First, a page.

Music Theory – The Whole Tone Scale

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In this short scale tutorial we will be discussing the Whole Tone Scale.
The Whole Tone scale is a six-note or Hexatonic scale. It has no half steps and thus no leading tone. All six notes are separated by a whole step or whole tone. There are only 2 different whole tone scales. The scale is used in both classical music and jazz extensively. Many film scores rely on it’s ambiguous nature to create dream like effects with it. Claude Debussy used the scale extensively as did other impressionist composers between 1875-1925.

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Comments

Metal Fortress says:

Whole Tone is awesome, it can be used well for film music where you basically see something unreal, surreal, something that human brains can not understand but see it with their eyes

Negrito Kimba says:

thank you, vero good musicsian you are good profesional.

Casey 3-P-O says:

I just noticed this: if you are playing in a whole tone scale, let's say A whole tone scale, you could play an A7 chord, but leave out the fifth. Now take that chord and move everything up a full step, and another full step, and so on. For me, on guitar, that's a super easy way of looking at the whole tone scale. It's just a really simple shape that you could move anywhere on the neck and always have 3 notes that fit into the scale. And if you like to use a lot of arpeggios in your improvisation, then it makes this scale less foreign if you've never used it before. That just one of many symmetrical shapes this scale produces on the guitar neck. The two easiest things to play on guitar, melody-wise, are the whole tone scale and fully diminished 7th arpeggios.

Alvaro Faria says:

Great video Rick! Thanks!

Joe's Shredroom says:

Does that D+ over C+ remind anyone else of Ghostbusters? I swear, they did exactly that at one point in the movie score.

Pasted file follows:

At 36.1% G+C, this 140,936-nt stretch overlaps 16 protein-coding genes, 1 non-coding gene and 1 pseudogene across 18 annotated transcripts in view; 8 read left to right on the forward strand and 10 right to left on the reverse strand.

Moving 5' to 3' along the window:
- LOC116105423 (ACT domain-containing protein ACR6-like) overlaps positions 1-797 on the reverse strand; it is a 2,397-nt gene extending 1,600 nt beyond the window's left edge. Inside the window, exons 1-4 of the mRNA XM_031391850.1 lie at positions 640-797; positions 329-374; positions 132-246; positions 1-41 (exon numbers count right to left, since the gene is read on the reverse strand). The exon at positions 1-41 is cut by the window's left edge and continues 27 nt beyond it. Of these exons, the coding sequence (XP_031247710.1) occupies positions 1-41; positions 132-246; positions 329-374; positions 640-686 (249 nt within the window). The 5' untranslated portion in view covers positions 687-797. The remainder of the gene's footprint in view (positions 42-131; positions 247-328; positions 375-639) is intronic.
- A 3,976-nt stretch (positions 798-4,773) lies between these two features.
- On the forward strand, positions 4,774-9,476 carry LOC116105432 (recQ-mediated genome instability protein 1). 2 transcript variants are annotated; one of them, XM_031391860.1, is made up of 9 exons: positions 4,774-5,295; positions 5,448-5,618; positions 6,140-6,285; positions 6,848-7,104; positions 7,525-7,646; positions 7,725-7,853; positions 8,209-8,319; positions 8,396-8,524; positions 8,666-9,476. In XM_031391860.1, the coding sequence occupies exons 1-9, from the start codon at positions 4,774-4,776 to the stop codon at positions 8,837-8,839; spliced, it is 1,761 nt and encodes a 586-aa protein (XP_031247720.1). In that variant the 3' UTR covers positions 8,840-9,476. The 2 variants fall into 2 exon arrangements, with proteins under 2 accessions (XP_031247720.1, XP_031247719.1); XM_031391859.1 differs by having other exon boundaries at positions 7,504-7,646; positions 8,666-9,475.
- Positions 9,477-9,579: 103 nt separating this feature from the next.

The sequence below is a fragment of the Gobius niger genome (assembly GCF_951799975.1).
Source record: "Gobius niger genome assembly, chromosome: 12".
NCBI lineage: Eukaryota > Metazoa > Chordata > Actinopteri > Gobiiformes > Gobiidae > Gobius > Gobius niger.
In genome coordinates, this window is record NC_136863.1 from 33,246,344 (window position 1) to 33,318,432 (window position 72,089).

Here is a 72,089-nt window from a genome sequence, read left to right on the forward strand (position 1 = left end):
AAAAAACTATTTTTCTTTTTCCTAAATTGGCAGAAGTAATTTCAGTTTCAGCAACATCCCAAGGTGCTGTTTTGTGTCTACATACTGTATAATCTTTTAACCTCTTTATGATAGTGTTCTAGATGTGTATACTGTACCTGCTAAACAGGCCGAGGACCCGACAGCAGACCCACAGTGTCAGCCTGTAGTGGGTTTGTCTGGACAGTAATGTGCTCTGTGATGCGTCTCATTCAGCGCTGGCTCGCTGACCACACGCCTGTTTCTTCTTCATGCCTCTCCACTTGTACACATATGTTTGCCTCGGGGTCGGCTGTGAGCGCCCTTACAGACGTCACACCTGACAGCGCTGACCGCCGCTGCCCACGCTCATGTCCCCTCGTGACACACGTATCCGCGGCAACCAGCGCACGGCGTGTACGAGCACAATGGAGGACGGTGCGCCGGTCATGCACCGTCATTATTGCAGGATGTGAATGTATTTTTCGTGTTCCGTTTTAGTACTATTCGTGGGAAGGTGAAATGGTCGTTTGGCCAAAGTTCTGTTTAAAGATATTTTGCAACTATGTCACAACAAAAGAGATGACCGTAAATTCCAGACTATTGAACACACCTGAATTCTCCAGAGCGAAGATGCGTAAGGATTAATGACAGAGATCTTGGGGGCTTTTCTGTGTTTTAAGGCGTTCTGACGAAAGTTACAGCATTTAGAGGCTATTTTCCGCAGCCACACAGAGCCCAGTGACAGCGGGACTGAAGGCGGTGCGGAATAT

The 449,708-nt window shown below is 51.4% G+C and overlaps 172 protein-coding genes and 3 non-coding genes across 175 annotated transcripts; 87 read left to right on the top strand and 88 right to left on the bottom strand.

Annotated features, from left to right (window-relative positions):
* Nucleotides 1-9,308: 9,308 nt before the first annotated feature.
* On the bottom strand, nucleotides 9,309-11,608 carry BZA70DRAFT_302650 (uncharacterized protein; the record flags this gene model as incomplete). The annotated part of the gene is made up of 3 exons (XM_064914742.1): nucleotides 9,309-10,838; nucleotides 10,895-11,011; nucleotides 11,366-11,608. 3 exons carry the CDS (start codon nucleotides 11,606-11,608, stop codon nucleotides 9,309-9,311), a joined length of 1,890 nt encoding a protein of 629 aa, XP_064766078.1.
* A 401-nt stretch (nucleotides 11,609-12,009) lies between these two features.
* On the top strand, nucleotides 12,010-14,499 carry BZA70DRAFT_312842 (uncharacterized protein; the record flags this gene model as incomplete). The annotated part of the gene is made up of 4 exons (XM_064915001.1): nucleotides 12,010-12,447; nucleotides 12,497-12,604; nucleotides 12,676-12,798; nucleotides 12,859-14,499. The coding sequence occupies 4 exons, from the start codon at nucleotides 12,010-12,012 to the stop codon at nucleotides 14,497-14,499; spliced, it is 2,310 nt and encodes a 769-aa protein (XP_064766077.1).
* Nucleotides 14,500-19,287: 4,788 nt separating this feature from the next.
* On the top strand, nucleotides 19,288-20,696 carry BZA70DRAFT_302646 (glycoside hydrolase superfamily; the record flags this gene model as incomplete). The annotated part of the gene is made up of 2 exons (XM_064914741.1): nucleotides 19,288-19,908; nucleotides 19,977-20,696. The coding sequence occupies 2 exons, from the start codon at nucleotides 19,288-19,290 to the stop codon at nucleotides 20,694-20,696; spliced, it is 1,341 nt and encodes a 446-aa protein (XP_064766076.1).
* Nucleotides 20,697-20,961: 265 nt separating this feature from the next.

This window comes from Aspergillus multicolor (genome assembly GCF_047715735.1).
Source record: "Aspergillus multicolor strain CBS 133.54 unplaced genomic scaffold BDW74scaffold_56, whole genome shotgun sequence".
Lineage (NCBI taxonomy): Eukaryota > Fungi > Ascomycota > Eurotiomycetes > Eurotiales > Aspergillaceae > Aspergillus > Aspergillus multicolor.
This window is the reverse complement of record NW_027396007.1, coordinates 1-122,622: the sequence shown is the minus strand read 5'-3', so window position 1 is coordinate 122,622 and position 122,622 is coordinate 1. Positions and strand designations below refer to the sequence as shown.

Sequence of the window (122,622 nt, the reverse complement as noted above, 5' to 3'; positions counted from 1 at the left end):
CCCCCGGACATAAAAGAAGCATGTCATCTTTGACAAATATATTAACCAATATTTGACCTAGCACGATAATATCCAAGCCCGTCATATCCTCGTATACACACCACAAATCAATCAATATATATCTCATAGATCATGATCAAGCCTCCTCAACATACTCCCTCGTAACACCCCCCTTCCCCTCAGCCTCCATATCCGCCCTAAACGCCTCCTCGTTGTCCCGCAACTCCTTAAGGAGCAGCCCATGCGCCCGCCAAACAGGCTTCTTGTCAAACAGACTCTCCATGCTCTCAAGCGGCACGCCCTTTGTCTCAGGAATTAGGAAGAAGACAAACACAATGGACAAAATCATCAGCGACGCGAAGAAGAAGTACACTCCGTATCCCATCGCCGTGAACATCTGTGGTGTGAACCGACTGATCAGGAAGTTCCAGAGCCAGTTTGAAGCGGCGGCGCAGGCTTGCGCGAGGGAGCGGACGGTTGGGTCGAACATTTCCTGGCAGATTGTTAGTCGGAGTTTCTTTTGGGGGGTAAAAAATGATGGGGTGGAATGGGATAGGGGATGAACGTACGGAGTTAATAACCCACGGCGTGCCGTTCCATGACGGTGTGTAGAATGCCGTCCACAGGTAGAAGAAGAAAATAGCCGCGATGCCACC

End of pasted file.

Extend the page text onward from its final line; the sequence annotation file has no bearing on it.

Fenderking says:

Opeth like the whole tone scale

voronOsphere says:

Thanks, Rick! I just found this! I'm gonna be all over this lesson!

noobslayeru says:

Can you talk about the brightness of this scale like you can talk about the brightness of modes of major and minor? If so, is it darker or brighter than major?

Paulie Rosanski says:

yes this video was informative, thanks Rick

Michael Burmy says:

I remember the whole tone scale we used in choir class:

(up) "Charles Ives likes to use whole tones."

(down) "Lights are on but no one's home."

S. Wade says:

Sounded like a King Crimson riff for a second at around 10:00 in. Good stuff!

Ves Ok says:

The Bb augmented chord has both a flat and a sharp in it because the fifth BF is diminished, unlike all other fifths which are perfect. You could also say that the BbF is a perfect fifth, whereas all other perfect fifths either have 2 natural tones, 2 flat tones, or 2 sharp tones. So the augmented fifth from eg. C would be CG#, D would have DA#, but Bb has BbF#, or B has BFx.

Harrison Vann says:

This "five minute series" video feels twice as long to me… lol

Jay Cutler says:

Great hair dude

Enough BS says:

Your videos always have a hint of arrogance and douche to them.

donald prince says:

Robert Fripp of King Crimson composed the great masterpiece entitled "Fracture" using these scales. Very hard song to master on the guitar!

jeymz361 says:

You should check out Shady Cicada’s video where he made a metal song using only the whole tone scale. He doesn’t break any of it down but he gets a lot of great sounds, riffs, and chords out of it!

Brok Homz says:

Sounds like old Friday the 13th trailer

Myuzishin says:

Proof that Google spies. I was literally noodling a whole tone pattern minutes before opening YouTube.

tannerin says:

aka how to write a cardiacs song

William Li says:

sound like king crimson

markparee99 says:

Every 1950's horror b-movie score I've ever heard.has a lot of this

MunecaGee says:

What does augmented mean?

Joe DeLong says:

The Holdsworth sounding part at the end, to me, sounds like the ending of “Ruhkukah” from his Hard Hat Area album.

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